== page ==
Tiverton Wind Project Slows to Crawl


MIDDLETOWN, R.I. — Momentum is slowing down for the East Bay Energy Consortium (EBEC) and its efforts to erect wind turbines in the Tiverton Industrial Park.

The committee representing eight cities and towns from East Providence to Newport put off its current legislative effort to establish itself as an official entity this year. The decision hampers the EBEC’s ability to raise money through bond offerings and likely adds at least a year to its plan to build eight to 10 turbines on 494 acres of mostly undeveloped forestland in Tiverton.

In recent weeks, online criticism of the EBEC cropped up on Patch and The Hummel Report. At the EBEC’s monthly meeting March 4, several of the project’s frequent opponents, including Tea Party blogger Marina Peterson and wind-energy skeptics Benjamin Riggs Jr. and Peter Hewett, sought answers on the EBEC’s spending in November and December of last year. They also questioned the EBEC’s fiduciary relationship with the state Economic Development Corporation (EDC).

Newport representative and EBEC chairwoman Jeanne Marie Napolitano explained that much of the condemnation toward the EBEC has been rectified, such as the power of eminent domain, a provision the EBEC dropped from its legislation in early 2012. “The misinformation out there is still ongoing,” Napolitano said. “The public is totally misinformed.”

Peterson, Hewett and Riggs, however, are persisting in finding out how some $400,000 from the EDC and private funders was spent by the EBEC. Napolitano referred them to the manager of the Renewable Energy Fund at the EDC.

It’s future uncertain, the EBEC still plans to hold monthly meetings and press forward with the Tiverton project. Data collection from a wind-monitoring tower at the Tiverton site ends in August. The information, so far, shows that wind energy is viable at the site.

EBEC project manager Eric Busch said despite delays the project is in phase three of five. Other objectives include reaching an agreement with Tiverton to use the land and negotiate agreements with National Grid for buying the electricity and connecting to the power grid.

EBEC’s Middletown representative, Christine Forster, said the EBEC isn’t quitting. “We’re not really in flux. We are evolving. We still have many options.”

After the meeting Newport City Council member Justin MClaughlin said he voted to approve Newport’s participation in the EBEC in 2009. But, he’s heard very little from the committee about the several changes it has made. “I’m afraid they’ve pushed the envelope of the original authority,” he said. “I hope that we can clarify this.”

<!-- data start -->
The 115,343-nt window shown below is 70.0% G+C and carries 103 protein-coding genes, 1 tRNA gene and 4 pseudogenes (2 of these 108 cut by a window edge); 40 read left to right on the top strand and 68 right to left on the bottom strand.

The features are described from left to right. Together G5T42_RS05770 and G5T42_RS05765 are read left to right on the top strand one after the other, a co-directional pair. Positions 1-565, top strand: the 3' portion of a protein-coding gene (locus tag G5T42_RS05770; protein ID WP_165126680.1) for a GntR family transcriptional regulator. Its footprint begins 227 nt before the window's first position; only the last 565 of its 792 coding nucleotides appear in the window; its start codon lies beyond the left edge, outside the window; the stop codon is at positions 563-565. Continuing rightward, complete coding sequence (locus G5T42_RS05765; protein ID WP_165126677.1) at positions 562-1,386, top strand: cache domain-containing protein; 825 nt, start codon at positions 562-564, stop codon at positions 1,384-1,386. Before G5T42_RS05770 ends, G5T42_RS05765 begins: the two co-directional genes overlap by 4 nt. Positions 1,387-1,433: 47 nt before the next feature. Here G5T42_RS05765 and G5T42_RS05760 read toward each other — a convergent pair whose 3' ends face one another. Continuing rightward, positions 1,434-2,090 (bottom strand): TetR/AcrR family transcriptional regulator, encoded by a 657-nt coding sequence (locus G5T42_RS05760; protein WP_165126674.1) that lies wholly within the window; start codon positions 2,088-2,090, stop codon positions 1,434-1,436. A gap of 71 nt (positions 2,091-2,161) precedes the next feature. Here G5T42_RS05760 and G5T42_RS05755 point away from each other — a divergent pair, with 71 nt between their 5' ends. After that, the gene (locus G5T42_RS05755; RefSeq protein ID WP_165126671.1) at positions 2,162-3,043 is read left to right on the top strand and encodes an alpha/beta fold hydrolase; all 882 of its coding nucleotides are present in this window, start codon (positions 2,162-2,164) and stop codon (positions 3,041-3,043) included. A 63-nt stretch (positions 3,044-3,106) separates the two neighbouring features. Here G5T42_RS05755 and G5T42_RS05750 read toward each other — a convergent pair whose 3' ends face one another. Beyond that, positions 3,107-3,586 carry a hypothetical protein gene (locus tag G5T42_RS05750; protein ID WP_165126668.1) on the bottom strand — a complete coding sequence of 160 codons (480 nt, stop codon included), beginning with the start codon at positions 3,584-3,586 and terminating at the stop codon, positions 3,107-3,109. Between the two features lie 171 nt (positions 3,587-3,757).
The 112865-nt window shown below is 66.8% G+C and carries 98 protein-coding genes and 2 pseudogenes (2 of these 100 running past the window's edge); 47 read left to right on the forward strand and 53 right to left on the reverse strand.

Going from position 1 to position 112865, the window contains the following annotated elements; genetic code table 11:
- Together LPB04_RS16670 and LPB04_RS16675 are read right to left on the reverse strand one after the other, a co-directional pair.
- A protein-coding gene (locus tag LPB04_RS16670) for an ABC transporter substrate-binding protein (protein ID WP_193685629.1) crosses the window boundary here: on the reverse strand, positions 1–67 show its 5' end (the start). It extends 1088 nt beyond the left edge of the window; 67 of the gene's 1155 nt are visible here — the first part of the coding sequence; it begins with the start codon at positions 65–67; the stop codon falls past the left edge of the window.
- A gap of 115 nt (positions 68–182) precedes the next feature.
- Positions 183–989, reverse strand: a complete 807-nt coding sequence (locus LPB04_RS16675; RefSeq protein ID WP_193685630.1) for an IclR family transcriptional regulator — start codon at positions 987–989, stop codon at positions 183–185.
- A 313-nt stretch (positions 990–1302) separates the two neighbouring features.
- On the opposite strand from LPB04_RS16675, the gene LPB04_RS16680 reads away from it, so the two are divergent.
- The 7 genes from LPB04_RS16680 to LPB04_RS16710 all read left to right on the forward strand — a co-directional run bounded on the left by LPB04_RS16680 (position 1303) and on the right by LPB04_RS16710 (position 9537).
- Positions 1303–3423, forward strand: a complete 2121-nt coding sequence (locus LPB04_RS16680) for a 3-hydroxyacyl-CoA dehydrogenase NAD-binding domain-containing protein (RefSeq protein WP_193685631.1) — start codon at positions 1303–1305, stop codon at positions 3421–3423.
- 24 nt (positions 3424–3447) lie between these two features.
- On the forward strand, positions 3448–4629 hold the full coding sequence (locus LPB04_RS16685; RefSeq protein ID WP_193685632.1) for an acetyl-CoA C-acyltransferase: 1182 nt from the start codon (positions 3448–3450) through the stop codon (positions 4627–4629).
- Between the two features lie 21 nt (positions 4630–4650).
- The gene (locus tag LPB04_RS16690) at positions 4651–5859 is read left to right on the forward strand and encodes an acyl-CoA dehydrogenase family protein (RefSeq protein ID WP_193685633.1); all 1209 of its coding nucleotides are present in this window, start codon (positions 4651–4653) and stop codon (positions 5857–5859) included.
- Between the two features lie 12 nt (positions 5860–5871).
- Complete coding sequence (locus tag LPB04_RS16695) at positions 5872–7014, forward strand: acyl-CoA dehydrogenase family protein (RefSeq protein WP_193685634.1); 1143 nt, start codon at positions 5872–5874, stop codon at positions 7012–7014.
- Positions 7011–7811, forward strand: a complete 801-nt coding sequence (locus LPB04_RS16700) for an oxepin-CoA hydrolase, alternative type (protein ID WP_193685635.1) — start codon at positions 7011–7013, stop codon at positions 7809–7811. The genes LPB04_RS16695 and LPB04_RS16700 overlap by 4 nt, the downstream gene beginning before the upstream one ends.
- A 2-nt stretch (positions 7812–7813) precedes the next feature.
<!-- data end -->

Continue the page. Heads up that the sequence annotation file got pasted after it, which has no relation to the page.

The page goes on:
The EBEC was formed in 2009 as a regional municipal collaborative. The group looked to build a wind turbine project to utilize the 3.5 megawatts of net-metering allowances given to each municipality. The net-metering law changed, however, prompting the EBEC to move forward with a revenue-sharing plan using the state’s new fixed-pricing law, known as the distributed generation contracts law.

The original start date for the wind farm was Jan. 1, 2012. But the project was delayed as competitors sought the build their own wind farms. A major setback occurred last year when legislation to establish the EBEC as a quasi-state agency was halted by a campaign launched by wind-energy opponents and the Ocean State Tea Party in Action. Responding to the outcry, many town/city councils distanced themselves from the project. Gov. Lincoln Chafee even sent a letter of disapproval to the House and Senate. The bill was revised several times to remove the controversial items, such as eminent domain.

“But by that time the well had been poisoned. [The legislation] became a non-starter,” Napolitano said Monday.

Lacking recognition as an entity, the EBEC can’t begin negotiations with National Grid and has fewer options in raising capital. It currently holds less than $40,000. Most of that money is reserved for completing the wind analysis. Napolitano said other funders or partnerships are being considered.

The opponents, however, are still committed to halting the project.

The eight communities represented by the EBEC include Barrington, East Providence, Little Compton, Middletown, Newport, Portsmouth, Tiverton, and Warren. Bristol dropped out of the consortium last October.


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